Managing the Transition to Online Courses

Susan Aguiar

When thinking about the return to classes after Spring Break, no one could imagine it looking like this.  But during this unprecedented time, colleges are figuring out the balance of public safety and enforcing social distancing, while trying to recreate the college experience that you are used to. While this new format of learning can be a time of stress and concern, there are ways to try to make the remainder of the semester a successful one.

Set a schedule. 

Whether you lived on campus or at home during the start of this semester, your routine has certainly changed. Set a new schedule based on what your days look like now. Some courses may still be meeting at the same time (and you may need to adjust for time differences) or other courses are posting throughout the day. Make time in your day for synchronous and asynchronous courses, reviewing notes/slides/videos, homework and, of course, for non-academic parts of your day – sleeping, meals, video chats with family and friends and downtime for exercise, mediation or TV shows.

Organize E-mails. 

With your main method of contact with others on campus turning almost exclusively to e-mail, it can be easy to get overwhelmed with the information sent to you. However, it is important that you make checking your e-mail part of your daily routine. When receiving an e-mail, determine if it requires an immediate response, a response within 24 hours, or if it is more informational and doesn’t require a response. Set up e-mail folders for those different categories to try to limit clutter in your inbox as seeing that could add to your stress. If you use your college e-mail for company newsletters, you may want to consider removing yourself from unnecessary e-mail lists at this time. 

Keep connecting with campus resources. 

With the temporary changes to some academic policies for this semester, you might not be sure what your best course of action is. Before making any decisions, reach out to your professors and advisor.  You may have to get creative since you can’t meet in person, but see if you can set up office hours through video chat or over the phone. Remote services are also still available for tutoring and academic coaching, career services, and counseling. Even if you never used these resources in the past, it is never too late to take advantage of these services.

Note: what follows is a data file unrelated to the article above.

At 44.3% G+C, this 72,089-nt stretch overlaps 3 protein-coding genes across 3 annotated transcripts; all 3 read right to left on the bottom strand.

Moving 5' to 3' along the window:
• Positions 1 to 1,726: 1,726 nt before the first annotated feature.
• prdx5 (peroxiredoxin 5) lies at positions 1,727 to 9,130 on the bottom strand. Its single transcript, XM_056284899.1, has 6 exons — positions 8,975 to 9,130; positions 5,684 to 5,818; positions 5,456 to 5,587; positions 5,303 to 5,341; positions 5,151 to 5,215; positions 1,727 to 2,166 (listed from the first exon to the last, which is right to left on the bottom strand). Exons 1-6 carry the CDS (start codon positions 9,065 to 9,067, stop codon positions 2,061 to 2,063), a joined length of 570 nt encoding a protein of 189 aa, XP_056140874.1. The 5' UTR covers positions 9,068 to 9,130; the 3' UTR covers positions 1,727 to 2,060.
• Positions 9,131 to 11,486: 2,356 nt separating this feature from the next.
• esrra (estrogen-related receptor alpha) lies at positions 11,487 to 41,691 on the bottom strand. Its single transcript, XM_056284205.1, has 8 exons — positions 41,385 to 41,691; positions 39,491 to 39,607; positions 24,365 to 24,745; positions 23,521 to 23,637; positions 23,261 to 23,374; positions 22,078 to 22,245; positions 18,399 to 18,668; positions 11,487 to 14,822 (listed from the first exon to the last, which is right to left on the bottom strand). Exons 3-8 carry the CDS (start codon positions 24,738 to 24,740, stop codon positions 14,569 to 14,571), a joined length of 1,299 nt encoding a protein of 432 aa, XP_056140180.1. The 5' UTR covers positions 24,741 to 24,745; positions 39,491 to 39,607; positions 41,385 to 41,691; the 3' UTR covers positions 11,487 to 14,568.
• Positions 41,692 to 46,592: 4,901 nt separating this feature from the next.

Maintain your relationships.

If you had staff or offices on campus that you had strong relationships with, keep using them to stay connected. Maybe it is your coach, your RA/RD or someone in Mission & Ministry. You are not an imposition for reaching out to anyone on campus who is not your professor or advisor. Everyone at the college wants to maintain these relationships as well and, in this age of social distancing, welcome being contacted by students. 

This is a difficult time for all of us, but remember that we’re all in this together and will make it through the other side a stronger community.  Please make sure that you are taking care of yourself and those around you as we all look forward to returning to our vibrant campus. 

Susan Aguiar
Susan Aguiar

I am a double graduate of Emmanuel with a BA in History and an MS in Management. I have been working in Academic Advising since 2008. I enjoy reading, running and finding new places to visit. My advice to any college student is to utilize all the services offered at the college – a professor, advisor, tutor, counselor – whoever you think can help. Even if you don’t know who to ask a question to, just ask one person you trust, and they’ll lead in you in the right direction.